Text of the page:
Welcome to Hound’s-tongue

May shading into June is the best time for long country walks in the East of the country.  The wildflowers are dazzling and bewildering in their massed numbers.  They are waving in the breeze  across water meadows, down remote lanes and garlanding heathland leading to an inlet of the sea.  This past weekend the Borage…

So, David Hockney it is over, but not quite.

Thousands of us  stood and jostled  in the grand rooms up the stair of the Royal Academy to see the rendering of our countryside by David Hockney.  And returned home with eyes on stalks to stare at our surrounding woods and fields.  To look at them anew without the mind overpowering  the senses.  I have…

A feast of spring buds

Forget the daffodils.  The high-point  of spring is the dancing buds and dazzle of early flowers on  trees.   Warm March and the wettest week of April that I can remember has brought out that flush of new leaf colour with pleated leaves unfolding and flowers bursting out in remarkable colour. I visited a garden…

The world’s best nurseries: series 3

Santa’s Grotto or elves?  A very good way to write off a garden centre or nursery,  or so I used to think.  On the east coast of England the land is open and sandy and this makes for good growing ground – free draining and easy to work. Consequently there are quite a few nurseries…

If you go into the woods today, you’re in for a big surprise

Serried timber trees, broad trunked with fly agaric mushrooms poking through dead leaves.  Why is this the popular image  of a wood?  Should we blame Racey Helps or Beatrix Potter?  Apparently not.  According to  Oliver Rackham,  (the historian of the English countryside)  this woodland askew view is to be blamed on the  “scientists and savants…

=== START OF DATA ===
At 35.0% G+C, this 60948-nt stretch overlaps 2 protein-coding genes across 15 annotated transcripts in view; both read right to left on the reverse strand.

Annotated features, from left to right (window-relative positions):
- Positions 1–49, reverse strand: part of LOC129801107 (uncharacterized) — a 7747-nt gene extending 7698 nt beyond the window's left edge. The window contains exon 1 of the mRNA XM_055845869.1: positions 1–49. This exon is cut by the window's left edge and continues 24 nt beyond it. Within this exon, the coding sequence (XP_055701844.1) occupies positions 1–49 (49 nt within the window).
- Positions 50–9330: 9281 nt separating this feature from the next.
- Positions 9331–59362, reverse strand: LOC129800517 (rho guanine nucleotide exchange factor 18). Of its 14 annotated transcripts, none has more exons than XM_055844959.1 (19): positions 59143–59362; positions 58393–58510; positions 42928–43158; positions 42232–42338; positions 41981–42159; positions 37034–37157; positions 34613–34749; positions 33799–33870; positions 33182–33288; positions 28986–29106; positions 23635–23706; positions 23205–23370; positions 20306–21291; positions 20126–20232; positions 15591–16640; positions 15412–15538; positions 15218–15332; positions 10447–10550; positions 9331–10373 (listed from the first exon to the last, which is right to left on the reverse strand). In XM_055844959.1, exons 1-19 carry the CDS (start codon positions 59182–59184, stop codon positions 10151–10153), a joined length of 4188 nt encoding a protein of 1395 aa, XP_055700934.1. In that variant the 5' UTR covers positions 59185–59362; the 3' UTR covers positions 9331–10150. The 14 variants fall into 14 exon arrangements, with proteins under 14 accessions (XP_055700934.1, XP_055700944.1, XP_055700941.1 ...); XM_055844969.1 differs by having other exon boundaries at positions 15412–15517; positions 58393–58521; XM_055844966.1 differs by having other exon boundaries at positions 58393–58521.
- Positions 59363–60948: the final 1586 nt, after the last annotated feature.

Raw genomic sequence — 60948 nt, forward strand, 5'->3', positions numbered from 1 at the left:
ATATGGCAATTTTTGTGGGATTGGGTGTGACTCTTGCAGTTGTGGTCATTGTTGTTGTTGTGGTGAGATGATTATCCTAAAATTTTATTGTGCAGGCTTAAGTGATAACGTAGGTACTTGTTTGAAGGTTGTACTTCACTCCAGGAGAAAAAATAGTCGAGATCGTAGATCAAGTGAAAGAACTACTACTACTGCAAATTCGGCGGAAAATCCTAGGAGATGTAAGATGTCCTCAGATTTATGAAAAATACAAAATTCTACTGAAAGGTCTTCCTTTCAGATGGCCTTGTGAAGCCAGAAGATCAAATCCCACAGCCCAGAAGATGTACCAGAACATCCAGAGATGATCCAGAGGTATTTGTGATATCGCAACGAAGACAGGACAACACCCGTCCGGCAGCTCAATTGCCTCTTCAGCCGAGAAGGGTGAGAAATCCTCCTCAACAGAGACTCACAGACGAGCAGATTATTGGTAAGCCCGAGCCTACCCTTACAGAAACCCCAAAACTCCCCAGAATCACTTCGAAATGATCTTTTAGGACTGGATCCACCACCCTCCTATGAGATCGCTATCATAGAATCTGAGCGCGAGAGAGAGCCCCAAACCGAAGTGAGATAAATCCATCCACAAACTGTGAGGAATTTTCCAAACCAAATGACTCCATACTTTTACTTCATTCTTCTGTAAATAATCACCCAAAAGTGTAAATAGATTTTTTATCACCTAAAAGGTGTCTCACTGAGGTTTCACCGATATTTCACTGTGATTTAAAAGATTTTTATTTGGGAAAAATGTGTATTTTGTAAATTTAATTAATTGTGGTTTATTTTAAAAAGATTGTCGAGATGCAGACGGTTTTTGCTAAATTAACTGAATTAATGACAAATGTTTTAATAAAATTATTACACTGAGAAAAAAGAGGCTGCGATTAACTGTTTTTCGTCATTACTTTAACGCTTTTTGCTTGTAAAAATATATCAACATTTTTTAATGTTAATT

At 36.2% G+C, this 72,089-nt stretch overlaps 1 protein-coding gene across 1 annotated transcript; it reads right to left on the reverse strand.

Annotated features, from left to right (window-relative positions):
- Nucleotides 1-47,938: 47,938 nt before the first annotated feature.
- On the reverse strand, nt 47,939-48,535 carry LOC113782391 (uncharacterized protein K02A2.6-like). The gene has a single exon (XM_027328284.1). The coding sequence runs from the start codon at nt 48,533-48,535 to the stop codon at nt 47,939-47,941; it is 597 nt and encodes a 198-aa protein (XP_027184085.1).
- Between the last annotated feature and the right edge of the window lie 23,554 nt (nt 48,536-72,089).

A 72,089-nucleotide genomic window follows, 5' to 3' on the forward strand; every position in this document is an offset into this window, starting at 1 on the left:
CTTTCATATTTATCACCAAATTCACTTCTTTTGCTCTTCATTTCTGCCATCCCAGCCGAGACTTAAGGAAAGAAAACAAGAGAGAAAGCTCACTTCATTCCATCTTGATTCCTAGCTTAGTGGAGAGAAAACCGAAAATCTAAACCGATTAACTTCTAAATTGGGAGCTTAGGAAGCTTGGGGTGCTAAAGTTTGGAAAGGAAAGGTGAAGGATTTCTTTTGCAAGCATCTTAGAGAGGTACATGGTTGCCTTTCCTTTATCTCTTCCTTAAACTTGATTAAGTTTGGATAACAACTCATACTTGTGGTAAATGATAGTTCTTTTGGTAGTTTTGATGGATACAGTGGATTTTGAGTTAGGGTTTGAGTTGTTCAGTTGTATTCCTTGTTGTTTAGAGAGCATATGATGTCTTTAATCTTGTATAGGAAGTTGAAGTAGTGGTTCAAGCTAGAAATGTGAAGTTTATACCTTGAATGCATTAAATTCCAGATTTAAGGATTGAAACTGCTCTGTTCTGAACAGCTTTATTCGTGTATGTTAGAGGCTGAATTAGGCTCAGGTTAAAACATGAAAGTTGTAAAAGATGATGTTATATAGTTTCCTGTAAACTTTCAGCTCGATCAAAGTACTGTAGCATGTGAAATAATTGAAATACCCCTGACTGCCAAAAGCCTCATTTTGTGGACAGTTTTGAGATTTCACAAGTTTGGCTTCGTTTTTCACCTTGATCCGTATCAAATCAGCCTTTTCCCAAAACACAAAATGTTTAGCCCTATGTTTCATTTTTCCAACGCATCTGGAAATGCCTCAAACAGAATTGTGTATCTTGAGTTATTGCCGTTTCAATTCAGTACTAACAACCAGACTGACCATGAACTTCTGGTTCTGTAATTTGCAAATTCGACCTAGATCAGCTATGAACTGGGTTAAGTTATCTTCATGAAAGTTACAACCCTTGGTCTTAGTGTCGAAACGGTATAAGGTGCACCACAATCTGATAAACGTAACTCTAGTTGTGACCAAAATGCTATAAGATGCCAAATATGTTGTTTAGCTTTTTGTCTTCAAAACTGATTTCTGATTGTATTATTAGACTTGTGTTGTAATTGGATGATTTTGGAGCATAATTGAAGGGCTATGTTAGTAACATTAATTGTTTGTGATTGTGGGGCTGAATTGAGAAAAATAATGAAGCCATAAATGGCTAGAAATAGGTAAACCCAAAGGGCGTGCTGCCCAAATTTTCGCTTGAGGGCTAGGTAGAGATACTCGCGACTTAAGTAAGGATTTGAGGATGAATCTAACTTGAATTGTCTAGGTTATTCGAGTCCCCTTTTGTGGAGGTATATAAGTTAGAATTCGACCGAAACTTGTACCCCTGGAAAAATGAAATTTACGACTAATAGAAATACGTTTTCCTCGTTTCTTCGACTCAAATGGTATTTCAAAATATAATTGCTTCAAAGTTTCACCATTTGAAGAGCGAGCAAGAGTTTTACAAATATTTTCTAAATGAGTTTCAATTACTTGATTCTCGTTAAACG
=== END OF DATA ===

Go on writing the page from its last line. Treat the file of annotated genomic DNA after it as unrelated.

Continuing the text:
The garden skeleton is revealed to bitter tears

Take a look at this and this: Dem bones.  I stayed up way too late last night and surfed with saddo zeal amongst the gardening blogs.  Take back saddo.   Read, laughed,  imbibed, learnt and went a little boss eyed.  Got just a little hooked.  Quite a few gardeners are posting fabulous images of their…

The very lonely Christmas tree

A Saturday stroll took us past St Pauls Cathedral and  the tent village.  It is looking permanent and not too uncomfortable.  Free books and beanbags to sit on beckoned.  An upright piano on a pallet and under awning suggested dancing and carousing later.  The plane tree in the middle was celebrating with banners, baby bootees…

This tree is so dead it is alive

The blasted trunk, hit by lightening, stands it’s ground in  the middle of a footpath. As a stately thing, the tree rules over young sweet chestnuts.  Though  dead as a dodo and sloughing away its lignified dead cells bit by by, it provides the ultimate wildlife habitat.  A sculpture too, to be coveted  for a…